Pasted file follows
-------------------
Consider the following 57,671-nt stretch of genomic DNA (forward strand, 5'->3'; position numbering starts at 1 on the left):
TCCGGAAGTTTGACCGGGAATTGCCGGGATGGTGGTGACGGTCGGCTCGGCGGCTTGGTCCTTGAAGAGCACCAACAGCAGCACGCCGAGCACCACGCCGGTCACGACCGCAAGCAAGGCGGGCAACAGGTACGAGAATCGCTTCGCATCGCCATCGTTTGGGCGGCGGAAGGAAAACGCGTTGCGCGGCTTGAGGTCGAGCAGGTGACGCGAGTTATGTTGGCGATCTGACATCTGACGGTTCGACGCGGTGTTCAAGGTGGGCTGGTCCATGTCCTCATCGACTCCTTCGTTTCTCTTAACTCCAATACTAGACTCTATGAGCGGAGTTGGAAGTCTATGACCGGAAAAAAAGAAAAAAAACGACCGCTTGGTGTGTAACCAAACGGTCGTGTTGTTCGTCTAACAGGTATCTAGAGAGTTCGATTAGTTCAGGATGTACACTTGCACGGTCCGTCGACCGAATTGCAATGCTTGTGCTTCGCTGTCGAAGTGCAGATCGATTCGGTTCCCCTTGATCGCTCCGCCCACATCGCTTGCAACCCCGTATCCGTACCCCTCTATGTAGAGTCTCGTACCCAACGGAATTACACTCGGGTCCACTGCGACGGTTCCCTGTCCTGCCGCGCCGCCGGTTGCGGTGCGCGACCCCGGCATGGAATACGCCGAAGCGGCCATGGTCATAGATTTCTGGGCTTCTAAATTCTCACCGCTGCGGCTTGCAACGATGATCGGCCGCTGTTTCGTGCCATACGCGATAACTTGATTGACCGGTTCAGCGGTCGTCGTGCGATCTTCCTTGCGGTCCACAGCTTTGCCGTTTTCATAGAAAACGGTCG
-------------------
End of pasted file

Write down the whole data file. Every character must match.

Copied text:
Consider the following 57,671-nt stretch of genomic DNA (forward strand, 5'->3'; position numbering starts at 1 on the left):
TCCGGAAGTTTGACCGGGAATTGCCGGGATGGTGGTGACGGTCGGCTCGGCGGCTTGGTCCTTGAAGAGCACCAACAGCAGCACGCCGAGCACCACGCCGGTCACGACCGCAAGCAAGGCGGGCAACAGGTACGAGAATCGCTTCGCATCGCCATCGTTTGGGCGGCGGAAGGAAAACGCGTTGCGCGGCTTGAGGTCGAGCAGGTGACGCGAGTTATGTTGGCGATCTGACATCTGACGGTTCGACGCGGTGTTCAAGGTGGGCTGGTCCATGTCCTCATCGACTCCTTCGTTTCTCTTAACTCCAATACTAGACTCTATGAGCGGAGTTGGAAGTCTATGACCGGAAAAAAAGAAAAAAAACGACCGCTTGGTGTGTAACCAAACGGTCGTGTTGTTCGTCTAACAGGTATCTAGAGAGTTCGATTAGTTCAGGATGTACACTTGCACGGTCCGTCGACCGAATTGCAATGCTTGTGCTTCGCTGTCGAAGTGCAGATCGATTCGGTTCCCCTTGATCGCTCCGCCCACATCGCTTGCAACCCCGTATCCGTACCCCTCTATGTAGAGTCTCGTACCCAACGGAATTACACTCGGGTCCACTGCGACGGTTCCCTGTCCTGCCGCGCCGCCGGTTGCGGTGCGCGACCCCGGCATGGAATACGCCGAAGCGGCCATGGTCATAGATTTCTGGGCTTCTAAATTCTCACCGCTGCGGCTTGCAACGATGATCGGCCGCTGTTTCGTGCCATACGCGATAACTTGATTGACCGGTTCAGCGGTCGTCGTGCGATCTTCCTTGCGGTCCACAGCTTTGCCGTTTTCATAGAAAACGGTCG